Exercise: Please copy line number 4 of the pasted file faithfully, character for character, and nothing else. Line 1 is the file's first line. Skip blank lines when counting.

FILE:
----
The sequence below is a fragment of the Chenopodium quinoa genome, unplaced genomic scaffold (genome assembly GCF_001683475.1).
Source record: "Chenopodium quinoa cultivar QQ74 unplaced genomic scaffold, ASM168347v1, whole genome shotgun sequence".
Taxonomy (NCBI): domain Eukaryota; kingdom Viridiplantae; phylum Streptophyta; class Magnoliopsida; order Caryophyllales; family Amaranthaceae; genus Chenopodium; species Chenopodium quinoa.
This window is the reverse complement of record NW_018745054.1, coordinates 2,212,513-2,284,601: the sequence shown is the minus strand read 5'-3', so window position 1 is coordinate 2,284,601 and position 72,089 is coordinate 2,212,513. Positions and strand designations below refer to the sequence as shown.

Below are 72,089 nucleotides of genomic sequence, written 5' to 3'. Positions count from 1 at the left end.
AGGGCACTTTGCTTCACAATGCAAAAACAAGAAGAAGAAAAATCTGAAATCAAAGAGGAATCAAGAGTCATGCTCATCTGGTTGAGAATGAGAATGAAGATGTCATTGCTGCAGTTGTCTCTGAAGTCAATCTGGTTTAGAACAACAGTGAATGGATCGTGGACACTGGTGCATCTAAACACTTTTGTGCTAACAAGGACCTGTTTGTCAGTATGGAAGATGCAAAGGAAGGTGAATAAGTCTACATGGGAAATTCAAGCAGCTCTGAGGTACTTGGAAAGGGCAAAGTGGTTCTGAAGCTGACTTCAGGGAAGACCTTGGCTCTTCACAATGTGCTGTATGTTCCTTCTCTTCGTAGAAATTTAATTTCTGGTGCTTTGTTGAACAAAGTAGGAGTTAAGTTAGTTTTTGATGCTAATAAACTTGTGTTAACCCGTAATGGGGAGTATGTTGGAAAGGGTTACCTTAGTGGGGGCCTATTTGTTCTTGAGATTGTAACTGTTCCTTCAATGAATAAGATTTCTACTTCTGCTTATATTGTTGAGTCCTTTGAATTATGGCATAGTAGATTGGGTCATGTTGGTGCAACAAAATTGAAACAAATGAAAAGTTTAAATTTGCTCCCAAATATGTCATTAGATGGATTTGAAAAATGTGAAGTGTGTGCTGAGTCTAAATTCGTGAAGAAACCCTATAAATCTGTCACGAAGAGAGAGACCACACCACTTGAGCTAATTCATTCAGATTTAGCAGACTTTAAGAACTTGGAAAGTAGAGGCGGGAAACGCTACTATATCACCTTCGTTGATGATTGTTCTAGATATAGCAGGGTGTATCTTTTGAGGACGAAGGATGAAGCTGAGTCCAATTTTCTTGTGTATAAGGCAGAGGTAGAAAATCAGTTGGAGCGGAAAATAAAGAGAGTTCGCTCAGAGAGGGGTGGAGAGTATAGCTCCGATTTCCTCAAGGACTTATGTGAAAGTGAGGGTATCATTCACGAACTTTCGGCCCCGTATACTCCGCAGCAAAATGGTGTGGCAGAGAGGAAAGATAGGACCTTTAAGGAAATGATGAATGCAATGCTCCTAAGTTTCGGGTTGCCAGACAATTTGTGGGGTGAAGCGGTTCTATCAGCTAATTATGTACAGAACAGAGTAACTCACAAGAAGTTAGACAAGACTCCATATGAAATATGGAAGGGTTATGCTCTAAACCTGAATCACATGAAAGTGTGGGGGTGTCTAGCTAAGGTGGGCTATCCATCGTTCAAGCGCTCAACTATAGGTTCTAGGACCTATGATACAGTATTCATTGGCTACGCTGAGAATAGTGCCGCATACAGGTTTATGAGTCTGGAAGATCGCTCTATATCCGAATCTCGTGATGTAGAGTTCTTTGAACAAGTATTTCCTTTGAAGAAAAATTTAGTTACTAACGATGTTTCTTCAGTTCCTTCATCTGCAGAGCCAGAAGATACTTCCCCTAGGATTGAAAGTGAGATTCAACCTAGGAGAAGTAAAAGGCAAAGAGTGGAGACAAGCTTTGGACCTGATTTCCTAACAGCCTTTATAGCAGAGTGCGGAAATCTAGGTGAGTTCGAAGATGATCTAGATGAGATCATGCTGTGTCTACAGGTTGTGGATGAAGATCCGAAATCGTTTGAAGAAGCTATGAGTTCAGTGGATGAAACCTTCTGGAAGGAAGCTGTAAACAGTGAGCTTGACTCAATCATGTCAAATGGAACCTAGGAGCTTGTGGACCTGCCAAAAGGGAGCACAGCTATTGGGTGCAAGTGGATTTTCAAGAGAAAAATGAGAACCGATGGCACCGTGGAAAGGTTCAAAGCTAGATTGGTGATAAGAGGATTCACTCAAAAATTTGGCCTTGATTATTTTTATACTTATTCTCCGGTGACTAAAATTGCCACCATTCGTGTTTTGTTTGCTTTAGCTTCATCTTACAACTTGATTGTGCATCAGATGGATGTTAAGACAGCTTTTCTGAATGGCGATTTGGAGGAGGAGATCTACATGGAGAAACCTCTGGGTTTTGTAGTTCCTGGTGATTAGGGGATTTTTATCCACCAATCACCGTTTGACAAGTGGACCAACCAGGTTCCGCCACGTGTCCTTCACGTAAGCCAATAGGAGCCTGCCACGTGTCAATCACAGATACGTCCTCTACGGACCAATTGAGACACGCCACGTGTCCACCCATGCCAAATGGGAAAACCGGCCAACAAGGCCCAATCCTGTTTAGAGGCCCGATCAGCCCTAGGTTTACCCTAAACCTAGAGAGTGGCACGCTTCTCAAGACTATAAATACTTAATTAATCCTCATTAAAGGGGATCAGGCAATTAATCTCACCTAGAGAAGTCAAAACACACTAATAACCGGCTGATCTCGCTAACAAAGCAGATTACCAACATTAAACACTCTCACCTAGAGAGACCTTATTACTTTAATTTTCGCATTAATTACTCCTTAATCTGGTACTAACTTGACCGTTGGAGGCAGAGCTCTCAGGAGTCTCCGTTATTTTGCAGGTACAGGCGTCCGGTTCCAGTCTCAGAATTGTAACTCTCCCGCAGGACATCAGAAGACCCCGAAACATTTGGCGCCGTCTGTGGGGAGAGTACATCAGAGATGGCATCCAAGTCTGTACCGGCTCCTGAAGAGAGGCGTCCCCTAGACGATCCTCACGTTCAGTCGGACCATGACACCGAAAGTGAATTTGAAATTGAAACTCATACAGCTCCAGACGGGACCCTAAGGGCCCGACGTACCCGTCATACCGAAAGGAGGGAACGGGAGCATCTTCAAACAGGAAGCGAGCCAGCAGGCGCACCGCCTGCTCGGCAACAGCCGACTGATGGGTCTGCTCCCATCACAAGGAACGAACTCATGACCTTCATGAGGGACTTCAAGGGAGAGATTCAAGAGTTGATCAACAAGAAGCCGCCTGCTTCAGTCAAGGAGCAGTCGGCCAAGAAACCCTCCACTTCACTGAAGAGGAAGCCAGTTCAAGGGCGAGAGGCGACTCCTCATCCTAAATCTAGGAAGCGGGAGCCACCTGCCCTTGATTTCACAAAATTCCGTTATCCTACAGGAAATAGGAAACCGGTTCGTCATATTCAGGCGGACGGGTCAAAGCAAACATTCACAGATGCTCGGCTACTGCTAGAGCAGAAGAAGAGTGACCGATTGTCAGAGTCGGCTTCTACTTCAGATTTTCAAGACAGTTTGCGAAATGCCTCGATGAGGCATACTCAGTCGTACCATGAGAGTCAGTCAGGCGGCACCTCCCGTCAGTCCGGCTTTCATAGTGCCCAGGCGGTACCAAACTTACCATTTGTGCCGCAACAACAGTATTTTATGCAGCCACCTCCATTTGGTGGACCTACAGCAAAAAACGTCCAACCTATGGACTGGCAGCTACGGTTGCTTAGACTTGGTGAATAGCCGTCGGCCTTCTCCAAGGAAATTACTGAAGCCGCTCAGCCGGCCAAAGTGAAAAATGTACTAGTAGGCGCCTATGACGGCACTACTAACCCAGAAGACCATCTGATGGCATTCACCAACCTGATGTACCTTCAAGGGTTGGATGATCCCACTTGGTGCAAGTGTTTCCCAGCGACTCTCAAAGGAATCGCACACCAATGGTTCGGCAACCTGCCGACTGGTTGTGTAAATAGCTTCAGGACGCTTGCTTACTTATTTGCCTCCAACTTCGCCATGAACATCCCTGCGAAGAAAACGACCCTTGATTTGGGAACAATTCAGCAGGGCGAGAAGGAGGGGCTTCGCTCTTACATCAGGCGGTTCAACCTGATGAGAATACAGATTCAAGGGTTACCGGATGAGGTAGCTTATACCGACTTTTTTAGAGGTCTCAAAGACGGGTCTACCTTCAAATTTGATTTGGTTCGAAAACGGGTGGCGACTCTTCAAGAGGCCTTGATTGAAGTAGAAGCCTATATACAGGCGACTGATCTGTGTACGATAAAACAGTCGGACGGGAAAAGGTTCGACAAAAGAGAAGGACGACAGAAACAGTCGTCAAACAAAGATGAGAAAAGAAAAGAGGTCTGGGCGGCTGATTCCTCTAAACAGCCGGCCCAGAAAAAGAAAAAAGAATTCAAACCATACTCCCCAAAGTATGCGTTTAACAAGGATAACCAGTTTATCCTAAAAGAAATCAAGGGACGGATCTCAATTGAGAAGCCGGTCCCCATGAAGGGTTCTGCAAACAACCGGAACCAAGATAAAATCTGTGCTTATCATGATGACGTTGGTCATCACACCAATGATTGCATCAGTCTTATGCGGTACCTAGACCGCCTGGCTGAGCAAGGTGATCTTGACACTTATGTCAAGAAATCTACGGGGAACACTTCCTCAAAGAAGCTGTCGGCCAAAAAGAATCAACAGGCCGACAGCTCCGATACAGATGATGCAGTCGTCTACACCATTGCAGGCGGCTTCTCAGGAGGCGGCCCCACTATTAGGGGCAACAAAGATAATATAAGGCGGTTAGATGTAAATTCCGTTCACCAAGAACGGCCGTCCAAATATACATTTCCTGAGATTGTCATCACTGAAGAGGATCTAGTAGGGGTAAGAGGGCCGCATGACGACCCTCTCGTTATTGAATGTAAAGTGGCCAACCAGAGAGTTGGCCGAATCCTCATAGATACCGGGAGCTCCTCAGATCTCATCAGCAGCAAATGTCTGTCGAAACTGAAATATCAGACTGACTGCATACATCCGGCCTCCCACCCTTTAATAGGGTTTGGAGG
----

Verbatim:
This window is the reverse complement of record NW_018745054.1, coordinates 2,212,513-2,284,601: the sequence shown is the minus strand read 5'-3', so window position 1 is coordinate 2,284,601 and position 72,089 is coordinate 2,212,513. Positions and strand designations below refer to the sequence as shown.